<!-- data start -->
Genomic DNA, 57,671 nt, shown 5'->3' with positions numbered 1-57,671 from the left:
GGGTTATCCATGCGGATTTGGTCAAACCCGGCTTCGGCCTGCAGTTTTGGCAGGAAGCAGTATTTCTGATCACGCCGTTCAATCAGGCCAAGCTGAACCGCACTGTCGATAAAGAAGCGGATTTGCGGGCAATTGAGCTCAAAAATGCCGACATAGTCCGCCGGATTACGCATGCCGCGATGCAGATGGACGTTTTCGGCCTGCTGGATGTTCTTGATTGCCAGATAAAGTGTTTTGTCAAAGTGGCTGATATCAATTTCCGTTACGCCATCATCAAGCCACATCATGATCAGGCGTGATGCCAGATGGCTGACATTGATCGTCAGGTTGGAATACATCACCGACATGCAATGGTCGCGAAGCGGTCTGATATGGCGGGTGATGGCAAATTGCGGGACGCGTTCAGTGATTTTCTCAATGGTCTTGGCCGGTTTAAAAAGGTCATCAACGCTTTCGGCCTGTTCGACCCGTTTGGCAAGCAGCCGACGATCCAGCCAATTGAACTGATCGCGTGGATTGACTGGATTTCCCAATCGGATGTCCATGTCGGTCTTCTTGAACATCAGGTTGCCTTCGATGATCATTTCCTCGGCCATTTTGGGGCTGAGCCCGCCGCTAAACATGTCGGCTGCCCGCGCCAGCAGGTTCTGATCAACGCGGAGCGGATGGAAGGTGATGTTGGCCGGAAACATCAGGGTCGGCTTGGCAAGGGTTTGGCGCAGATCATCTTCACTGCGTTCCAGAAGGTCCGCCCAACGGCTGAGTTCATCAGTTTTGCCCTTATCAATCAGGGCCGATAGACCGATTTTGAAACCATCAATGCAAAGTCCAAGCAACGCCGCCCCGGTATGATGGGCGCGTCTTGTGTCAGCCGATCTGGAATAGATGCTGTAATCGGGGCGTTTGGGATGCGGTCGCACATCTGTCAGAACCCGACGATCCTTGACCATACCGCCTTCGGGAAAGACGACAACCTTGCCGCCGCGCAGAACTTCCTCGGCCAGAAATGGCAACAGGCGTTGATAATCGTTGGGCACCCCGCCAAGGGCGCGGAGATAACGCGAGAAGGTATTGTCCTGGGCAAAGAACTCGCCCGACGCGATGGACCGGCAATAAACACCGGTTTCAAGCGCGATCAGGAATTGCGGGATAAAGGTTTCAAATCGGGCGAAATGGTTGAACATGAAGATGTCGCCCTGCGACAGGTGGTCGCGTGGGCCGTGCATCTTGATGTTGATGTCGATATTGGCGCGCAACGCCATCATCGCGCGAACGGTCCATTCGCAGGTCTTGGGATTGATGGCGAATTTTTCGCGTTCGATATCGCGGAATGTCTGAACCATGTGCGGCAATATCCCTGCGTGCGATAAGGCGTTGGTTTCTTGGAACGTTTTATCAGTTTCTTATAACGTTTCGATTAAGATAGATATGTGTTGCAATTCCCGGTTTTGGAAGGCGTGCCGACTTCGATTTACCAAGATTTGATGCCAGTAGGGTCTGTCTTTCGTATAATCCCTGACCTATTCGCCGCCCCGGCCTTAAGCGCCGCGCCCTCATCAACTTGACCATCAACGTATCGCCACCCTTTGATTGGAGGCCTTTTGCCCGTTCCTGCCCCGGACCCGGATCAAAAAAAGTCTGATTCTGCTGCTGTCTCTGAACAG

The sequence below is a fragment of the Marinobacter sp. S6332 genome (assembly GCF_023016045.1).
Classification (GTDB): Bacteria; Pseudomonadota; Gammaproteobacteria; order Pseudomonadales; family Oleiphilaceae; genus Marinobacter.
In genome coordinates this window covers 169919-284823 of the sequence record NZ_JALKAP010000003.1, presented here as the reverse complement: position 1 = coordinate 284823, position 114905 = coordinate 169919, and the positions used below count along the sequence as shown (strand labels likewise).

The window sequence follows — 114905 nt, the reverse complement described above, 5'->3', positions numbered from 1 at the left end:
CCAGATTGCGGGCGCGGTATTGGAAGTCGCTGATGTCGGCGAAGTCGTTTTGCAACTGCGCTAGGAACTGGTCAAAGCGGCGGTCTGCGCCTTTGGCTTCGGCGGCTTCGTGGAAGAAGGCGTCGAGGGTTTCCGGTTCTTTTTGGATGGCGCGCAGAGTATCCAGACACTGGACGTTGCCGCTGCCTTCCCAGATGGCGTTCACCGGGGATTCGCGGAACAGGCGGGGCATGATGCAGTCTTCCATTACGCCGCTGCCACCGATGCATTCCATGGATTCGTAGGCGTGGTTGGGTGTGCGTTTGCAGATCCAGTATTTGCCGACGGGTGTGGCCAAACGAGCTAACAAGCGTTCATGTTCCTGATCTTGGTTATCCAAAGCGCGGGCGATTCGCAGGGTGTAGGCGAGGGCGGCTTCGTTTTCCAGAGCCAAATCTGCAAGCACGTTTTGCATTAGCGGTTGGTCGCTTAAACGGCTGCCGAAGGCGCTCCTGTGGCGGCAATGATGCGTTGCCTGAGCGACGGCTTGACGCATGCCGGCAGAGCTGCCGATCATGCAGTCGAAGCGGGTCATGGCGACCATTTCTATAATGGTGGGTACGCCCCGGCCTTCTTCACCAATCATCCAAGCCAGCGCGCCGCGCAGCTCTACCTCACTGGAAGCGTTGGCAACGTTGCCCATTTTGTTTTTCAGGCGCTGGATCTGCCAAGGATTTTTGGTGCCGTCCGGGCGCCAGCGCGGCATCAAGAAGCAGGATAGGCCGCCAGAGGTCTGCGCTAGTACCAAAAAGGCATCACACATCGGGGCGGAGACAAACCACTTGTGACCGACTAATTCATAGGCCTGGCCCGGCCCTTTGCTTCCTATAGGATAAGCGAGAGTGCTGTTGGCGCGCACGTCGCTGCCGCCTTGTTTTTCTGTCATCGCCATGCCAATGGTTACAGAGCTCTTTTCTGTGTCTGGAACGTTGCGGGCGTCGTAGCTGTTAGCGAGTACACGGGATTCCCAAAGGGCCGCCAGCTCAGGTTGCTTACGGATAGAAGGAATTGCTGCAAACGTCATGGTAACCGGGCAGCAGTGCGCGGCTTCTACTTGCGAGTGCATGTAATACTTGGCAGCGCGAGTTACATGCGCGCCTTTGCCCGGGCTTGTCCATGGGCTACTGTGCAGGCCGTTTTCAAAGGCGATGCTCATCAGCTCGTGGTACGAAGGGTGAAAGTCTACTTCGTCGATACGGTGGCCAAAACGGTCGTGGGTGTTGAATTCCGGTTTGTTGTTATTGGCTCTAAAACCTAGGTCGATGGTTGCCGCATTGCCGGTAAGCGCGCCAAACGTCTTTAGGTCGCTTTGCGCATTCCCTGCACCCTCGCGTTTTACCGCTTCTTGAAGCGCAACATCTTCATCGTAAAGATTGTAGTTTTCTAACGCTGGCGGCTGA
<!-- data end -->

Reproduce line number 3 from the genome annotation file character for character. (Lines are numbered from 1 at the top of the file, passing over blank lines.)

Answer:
The sequence below is a fragment of the Marinobacter sp. S6332 genome (assembly GCF_023016045.1).